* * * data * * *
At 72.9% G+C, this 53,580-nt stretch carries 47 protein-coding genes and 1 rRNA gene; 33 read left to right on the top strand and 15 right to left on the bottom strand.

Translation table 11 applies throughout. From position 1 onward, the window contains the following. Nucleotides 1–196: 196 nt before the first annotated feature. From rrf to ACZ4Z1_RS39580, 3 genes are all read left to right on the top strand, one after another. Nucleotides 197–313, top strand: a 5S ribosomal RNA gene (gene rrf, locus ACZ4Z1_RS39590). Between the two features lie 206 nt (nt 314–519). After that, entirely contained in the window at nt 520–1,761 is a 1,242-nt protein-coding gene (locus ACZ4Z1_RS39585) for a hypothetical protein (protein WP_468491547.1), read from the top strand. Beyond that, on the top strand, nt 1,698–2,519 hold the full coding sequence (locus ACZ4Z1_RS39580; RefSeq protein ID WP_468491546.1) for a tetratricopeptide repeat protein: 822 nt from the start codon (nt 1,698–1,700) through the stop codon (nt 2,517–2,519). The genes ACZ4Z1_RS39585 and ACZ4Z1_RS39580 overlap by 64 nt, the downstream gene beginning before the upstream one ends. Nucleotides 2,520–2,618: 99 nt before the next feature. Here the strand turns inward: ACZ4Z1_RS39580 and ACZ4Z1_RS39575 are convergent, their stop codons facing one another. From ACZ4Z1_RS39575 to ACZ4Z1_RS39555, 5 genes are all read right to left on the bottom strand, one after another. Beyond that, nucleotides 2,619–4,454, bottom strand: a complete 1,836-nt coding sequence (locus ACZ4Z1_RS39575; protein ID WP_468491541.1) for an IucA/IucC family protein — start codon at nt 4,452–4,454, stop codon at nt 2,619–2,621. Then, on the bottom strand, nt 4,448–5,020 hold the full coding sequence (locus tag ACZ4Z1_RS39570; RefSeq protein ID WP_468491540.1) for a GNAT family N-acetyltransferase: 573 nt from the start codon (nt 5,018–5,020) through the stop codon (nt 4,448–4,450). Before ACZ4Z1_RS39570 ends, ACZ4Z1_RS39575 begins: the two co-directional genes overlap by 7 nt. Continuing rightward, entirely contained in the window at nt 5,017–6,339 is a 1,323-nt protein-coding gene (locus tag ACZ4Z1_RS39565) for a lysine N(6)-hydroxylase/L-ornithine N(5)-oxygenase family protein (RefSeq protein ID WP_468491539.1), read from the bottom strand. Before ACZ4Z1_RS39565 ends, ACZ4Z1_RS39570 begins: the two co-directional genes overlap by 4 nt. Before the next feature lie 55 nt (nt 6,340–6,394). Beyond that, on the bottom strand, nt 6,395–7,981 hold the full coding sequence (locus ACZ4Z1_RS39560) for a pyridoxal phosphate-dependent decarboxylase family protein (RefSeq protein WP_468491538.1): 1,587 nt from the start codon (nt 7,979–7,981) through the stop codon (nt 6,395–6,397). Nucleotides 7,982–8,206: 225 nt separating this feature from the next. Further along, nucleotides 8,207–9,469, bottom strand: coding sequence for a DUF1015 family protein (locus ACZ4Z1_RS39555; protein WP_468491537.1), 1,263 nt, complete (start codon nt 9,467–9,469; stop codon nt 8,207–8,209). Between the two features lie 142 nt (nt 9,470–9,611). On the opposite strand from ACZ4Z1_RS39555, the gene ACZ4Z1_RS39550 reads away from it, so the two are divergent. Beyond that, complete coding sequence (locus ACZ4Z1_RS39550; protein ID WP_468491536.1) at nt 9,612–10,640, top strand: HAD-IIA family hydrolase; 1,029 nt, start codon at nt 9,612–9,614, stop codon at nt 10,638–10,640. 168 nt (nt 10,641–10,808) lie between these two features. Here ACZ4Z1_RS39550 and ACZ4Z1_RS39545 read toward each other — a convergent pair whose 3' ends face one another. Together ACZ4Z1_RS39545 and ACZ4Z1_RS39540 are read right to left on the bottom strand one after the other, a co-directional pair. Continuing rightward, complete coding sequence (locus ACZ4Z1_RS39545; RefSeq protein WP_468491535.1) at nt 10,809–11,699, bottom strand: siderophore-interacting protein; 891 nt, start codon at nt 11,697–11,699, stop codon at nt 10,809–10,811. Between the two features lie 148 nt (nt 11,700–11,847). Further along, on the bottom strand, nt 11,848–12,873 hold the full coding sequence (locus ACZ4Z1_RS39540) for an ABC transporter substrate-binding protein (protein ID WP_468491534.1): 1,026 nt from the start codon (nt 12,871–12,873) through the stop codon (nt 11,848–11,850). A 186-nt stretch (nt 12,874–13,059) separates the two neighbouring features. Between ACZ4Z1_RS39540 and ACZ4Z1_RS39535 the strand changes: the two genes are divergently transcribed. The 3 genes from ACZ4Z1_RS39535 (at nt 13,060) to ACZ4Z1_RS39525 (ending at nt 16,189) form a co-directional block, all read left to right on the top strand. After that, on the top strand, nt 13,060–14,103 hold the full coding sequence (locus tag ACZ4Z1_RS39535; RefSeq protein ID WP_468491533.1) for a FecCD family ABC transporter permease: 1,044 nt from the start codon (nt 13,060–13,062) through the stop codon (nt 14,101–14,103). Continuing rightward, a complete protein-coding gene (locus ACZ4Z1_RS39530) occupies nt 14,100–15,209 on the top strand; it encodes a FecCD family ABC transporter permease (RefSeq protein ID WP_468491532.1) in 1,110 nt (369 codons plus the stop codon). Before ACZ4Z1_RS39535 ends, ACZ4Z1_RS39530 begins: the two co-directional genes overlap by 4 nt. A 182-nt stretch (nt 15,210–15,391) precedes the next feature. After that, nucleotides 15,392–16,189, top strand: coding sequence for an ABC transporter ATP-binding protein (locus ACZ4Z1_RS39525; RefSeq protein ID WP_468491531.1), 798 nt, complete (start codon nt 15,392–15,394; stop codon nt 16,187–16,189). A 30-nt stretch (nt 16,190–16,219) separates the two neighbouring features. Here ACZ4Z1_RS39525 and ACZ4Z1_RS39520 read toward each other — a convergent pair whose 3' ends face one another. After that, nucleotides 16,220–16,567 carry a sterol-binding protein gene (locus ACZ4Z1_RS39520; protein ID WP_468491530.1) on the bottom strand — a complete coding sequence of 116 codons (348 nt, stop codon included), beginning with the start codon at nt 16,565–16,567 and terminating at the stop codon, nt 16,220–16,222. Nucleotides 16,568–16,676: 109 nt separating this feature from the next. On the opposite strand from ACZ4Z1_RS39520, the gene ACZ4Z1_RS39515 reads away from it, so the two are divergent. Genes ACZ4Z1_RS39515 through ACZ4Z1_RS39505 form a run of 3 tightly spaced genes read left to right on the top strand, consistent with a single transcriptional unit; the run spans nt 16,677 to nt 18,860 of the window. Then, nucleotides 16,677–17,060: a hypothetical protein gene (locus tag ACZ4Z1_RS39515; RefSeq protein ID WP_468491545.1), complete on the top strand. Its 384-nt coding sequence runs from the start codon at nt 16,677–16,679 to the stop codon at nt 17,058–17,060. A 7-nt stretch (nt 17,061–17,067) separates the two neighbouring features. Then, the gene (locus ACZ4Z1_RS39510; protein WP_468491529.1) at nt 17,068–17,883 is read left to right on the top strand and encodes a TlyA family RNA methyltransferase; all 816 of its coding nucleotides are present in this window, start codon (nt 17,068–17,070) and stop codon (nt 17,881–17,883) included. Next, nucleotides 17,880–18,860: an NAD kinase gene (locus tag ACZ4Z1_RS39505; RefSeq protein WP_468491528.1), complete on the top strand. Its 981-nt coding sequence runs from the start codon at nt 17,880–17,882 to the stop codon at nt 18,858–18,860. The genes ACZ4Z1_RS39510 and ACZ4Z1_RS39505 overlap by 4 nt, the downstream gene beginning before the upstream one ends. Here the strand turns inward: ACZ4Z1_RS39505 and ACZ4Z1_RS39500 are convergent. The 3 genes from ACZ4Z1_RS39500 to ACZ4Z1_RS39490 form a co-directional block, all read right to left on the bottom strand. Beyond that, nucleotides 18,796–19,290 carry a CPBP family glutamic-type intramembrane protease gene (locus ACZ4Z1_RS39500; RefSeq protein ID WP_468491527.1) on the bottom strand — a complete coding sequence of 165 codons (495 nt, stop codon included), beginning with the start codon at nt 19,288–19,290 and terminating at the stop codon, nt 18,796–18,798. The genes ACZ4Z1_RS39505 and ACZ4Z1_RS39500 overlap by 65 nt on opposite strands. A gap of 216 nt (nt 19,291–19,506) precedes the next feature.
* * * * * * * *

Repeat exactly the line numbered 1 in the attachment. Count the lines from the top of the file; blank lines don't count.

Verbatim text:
At 72.9% G+C, this 53,580-nt stretch carries 47 protein-coding genes and 1 rRNA gene; 33 read left to right on the top strand and 15 right to left on the bottom strand.